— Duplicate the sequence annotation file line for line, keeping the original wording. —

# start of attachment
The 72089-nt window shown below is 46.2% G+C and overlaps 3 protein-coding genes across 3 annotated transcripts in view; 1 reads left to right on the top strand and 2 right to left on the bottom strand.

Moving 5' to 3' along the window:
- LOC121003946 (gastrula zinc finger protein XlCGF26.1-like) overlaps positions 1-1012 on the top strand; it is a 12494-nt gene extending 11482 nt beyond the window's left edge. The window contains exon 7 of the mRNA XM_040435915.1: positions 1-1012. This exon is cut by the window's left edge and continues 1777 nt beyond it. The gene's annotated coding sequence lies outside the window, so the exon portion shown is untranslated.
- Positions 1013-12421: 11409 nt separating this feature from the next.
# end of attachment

The 72089-nt window shown below is 46.2% G+C and overlaps 3 protein-coding genes across 3 annotated transcripts in view; 1 reads left to right on the top strand and 2 right to left on the bottom strand.

Moving 5' to 3' along the window:
- LOC121003946 (gastrula zinc finger protein XlCGF26.1-like) overlaps positions 1-1012 on the top strand; it is a 12494-nt gene extending 11482 nt beyond the window's left edge. The window contains exon 7 of the mRNA XM_040435915.1: positions 1-1012. This exon is cut by the window's left edge and continues 1777 nt beyond it. The gene's annotated coding sequence lies outside the window, so the exon portion shown is untranslated.
- Positions 1013-12421: 11409 nt separating this feature from the next.